Hornets coach Steve Clifford plans to put a greater emphasis on his personal health when he returns to work Tuesday, relays Rick Bonnell of The Charlotte Observer. The fifth-year coach had a health scare in November that forced him to step away from the team while doctors determined the source of the problem.
“The biggest thing for me is a lack of sleep. Stress-related,” Clifford said. “[The doctors’] biggest concern with me is [most executives] don’t travel as much as I do. That’s why they have been a little more careful — and rightfully so — about me coming back.”
Assistant Stephen Silas has been running the team in Clifford’s absence and will coach tomorrow’s game in Detroit before Clifford takes over at Tuesday’s practice.
There’s more news from the Southeast Division:
- Wizards center Marcin Gortat said his quote about wanting to finish his career in Orlando was misinterpreted, writes Chase Hughes of NBC Sports Washington. Gortat mentioned that he would like to return to the Magic so he could end his NBA journey where it started, but emphasized that he has no desire to be traded. “I want to play in Washington,” he said. “Just because I want to finish my career in a year-and-a-half doesn’t mean I don’t want to play in Washington. I think everything today was blown away a little too much.”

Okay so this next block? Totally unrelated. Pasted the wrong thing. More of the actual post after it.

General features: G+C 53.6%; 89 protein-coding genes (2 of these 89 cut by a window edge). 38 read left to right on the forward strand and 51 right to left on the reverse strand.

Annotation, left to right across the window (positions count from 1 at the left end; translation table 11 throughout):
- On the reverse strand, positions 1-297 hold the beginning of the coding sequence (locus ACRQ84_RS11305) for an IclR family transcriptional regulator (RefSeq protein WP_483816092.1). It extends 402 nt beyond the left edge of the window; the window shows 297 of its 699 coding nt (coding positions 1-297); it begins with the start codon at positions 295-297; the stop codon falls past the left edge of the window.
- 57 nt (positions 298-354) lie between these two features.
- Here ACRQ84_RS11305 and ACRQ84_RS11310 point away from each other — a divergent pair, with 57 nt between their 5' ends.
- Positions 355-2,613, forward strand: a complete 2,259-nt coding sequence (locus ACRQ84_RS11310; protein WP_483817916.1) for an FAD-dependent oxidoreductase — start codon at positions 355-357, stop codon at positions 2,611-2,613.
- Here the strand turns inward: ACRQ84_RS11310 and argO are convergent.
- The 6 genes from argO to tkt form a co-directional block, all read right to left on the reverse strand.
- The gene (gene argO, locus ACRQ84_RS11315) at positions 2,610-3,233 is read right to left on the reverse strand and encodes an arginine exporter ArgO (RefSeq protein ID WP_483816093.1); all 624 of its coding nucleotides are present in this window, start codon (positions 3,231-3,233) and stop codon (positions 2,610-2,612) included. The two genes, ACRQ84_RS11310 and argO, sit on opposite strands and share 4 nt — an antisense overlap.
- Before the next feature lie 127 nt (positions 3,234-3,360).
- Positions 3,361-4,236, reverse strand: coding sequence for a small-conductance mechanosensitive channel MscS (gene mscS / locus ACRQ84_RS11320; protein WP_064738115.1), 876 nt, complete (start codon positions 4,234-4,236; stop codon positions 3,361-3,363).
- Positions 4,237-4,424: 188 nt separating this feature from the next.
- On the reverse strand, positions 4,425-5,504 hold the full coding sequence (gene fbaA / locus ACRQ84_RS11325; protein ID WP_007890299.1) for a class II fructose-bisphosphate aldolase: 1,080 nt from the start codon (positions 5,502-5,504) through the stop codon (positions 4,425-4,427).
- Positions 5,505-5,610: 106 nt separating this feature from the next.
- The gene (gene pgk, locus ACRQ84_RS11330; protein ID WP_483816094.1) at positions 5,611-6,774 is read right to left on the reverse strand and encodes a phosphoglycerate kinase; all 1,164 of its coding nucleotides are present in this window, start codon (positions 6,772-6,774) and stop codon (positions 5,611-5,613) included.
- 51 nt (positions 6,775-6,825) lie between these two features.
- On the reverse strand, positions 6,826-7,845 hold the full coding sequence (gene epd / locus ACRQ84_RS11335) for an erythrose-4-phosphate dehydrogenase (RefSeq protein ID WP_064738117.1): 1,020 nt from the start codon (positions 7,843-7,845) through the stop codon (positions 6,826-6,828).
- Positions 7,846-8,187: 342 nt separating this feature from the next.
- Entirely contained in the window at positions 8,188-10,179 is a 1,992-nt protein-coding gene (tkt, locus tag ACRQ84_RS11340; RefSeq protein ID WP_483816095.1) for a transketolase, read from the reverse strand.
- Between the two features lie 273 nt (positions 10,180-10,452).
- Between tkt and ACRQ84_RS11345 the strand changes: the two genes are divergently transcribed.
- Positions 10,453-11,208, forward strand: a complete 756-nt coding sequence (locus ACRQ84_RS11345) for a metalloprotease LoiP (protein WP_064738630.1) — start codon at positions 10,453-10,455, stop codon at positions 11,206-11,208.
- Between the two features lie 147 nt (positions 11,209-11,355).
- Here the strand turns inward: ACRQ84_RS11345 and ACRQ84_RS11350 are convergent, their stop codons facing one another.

- The Heat weren’t concerned about the $1.1MM bonus that Dion Waiters might have collected if he had remained healthy, writes Ira Winderman of The Sun-Sentinel. Waiters needed to play 70 games to receive the incentive, which won’t happen now that he is expected to have season-ending surgery on his left ankle. Miami put the bonus in his contract as a way to allow him to obtain his desired salary while leaving enough cap space to re-sign Wayne Ellington, Winderman explains, adding that the extra $1.1MM wouldn’t have pushed the team into the luxury tax.
- Bucks coach Jason Kidd is confident that new GM John Hammond will eventually have success in Orlando, according to John Denton of NBA.com. Hammond constructed the current team in Milwaukee and hired Kidd before leaving for Orlando last summer. “Hammond is one of the best at putting teams together to win,’’ Kidd said. “You talk about a great individual at understanding college talent at a very high level, he’s a competitor and he wants to win and I enjoyed him when he was here [in Milwaukee].’’